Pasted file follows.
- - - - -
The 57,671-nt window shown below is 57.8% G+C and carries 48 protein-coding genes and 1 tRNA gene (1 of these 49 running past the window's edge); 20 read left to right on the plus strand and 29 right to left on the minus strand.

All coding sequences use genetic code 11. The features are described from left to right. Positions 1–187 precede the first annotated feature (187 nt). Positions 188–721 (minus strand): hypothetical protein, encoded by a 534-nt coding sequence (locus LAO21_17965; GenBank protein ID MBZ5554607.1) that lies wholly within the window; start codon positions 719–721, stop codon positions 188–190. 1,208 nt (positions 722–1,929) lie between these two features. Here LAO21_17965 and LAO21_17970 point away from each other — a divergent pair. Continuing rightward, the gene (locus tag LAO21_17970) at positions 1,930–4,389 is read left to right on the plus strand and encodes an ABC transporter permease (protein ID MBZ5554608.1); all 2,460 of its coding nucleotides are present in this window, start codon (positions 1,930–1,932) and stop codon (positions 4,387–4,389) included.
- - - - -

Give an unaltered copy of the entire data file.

The 57,671-nt window shown below is 57.8% G+C and carries 48 protein-coding genes and 1 tRNA gene (1 of these 49 running past the window's edge); 20 read left to right on the plus strand and 29 right to left on the minus strand.

All coding sequences use genetic code 11. The features are described from left to right. Positions 1–187 precede the first annotated feature (187 nt). Positions 188–721 (minus strand): hypothetical protein, encoded by a 534-nt coding sequence (locus LAO21_17965; GenBank protein ID MBZ5554607.1) that lies wholly within the window; start codon positions 719–721, stop codon positions 188–190. 1,208 nt (positions 722–1,929) lie between these two features. Here LAO21_17965 and LAO21_17970 point away from each other — a divergent pair. Continuing rightward, the gene (locus tag LAO21_17970) at positions 1,930–4,389 is read left to right on the plus strand and encodes an ABC transporter permease (protein ID MBZ5554608.1); all 2,460 of its coding nucleotides are present in this window, start codon (positions 1,930–1,932) and stop codon (positions 4,387–4,389) included.